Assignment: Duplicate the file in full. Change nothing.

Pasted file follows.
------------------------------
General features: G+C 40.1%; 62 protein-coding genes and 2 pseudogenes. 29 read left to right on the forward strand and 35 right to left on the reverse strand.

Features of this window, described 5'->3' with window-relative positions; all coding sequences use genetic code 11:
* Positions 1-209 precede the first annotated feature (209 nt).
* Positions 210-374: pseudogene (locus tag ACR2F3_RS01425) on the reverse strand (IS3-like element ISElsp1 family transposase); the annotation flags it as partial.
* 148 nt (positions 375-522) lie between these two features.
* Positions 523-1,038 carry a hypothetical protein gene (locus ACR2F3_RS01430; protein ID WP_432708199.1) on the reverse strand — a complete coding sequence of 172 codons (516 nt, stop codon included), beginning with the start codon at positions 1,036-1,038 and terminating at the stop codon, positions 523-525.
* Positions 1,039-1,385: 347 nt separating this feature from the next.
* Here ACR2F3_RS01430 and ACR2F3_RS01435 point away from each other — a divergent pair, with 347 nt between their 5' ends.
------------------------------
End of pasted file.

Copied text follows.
General features: G+C 40.1%; 62 protein-coding genes and 2 pseudogenes. 29 read left to right on the forward strand and 35 right to left on the reverse strand.

Features of this window, described 5'->3' with window-relative positions; all coding sequences use genetic code 11:
* Positions 1-209 precede the first annotated feature (209 nt).
* Positions 210-374: pseudogene (locus tag ACR2F3_RS01425) on the reverse strand (IS3-like element ISElsp1 family transposase); the annotation flags it as partial.
* 148 nt (positions 375-522) lie between these two features.
* Positions 523-1,038 carry a hypothetical protein gene (locus ACR2F3_RS01430; protein ID WP_432708199.1) on the reverse strand — a complete coding sequence of 172 codons (516 nt, stop codon included), beginning with the start codon at positions 1,036-1,038 and terminating at the stop codon, positions 523-525.
* Positions 1,039-1,385: 347 nt separating this feature from the next.
* Here ACR2F3_RS01430 and ACR2F3_RS01435 point away from each other — a divergent pair, with 347 nt between their 5' ends.